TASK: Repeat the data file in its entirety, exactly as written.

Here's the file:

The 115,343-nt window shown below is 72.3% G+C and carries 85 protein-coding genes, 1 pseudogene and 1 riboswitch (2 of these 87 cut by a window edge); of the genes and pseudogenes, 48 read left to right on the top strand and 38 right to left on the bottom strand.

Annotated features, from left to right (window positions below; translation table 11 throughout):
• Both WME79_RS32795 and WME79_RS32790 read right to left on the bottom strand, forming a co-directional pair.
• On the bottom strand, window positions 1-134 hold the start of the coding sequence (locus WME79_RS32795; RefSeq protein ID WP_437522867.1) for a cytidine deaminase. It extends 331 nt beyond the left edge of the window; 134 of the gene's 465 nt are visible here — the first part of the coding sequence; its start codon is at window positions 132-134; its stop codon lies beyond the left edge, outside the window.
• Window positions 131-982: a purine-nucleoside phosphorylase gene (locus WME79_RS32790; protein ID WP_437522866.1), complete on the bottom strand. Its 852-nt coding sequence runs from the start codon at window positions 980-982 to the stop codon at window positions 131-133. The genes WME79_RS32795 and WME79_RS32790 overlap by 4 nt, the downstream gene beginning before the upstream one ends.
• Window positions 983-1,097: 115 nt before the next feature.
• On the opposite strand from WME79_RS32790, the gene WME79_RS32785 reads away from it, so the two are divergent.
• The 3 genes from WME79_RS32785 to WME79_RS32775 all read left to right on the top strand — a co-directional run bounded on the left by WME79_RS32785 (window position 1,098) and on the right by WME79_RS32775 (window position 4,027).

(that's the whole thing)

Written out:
The 115,343-nt window shown below is 72.3% G+C and carries 85 protein-coding genes, 1 pseudogene and 1 riboswitch (2 of these 87 cut by a window edge); of the genes and pseudogenes, 48 read left to right on the top strand and 38 right to left on the bottom strand.

Annotated features, from left to right (window positions below; translation table 11 throughout):
• Both WME79_RS32795 and WME79_RS32790 read right to left on the bottom strand, forming a co-directional pair.
• On the bottom strand, window positions 1-134 hold the start of the coding sequence (locus WME79_RS32795; RefSeq protein ID WP_437522867.1) for a cytidine deaminase. It extends 331 nt beyond the left edge of the window; 134 of the gene's 465 nt are visible here — the first part of the coding sequence; its start codon is at window positions 132-134; its stop codon lies beyond the left edge, outside the window.
• Window positions 131-982: a purine-nucleoside phosphorylase gene (locus WME79_RS32790; protein ID WP_437522866.1), complete on the bottom strand. Its 852-nt coding sequence runs from the start codon at window positions 980-982 to the stop codon at window positions 131-133. The genes WME79_RS32795 and WME79_RS32790 overlap by 4 nt, the downstream gene beginning before the upstream one ends.
• Window positions 983-1,097: 115 nt before the next feature.
• On the opposite strand from WME79_RS32790, the gene WME79_RS32785 reads away from it, so the two are divergent.
• The 3 genes from WME79_RS32785 to WME79_RS32775 all read left to right on the top strand — a co-directional run bounded on the left by WME79_RS32785 (window position 1,098) and on the right by WME79_RS32775 (window position 4,027).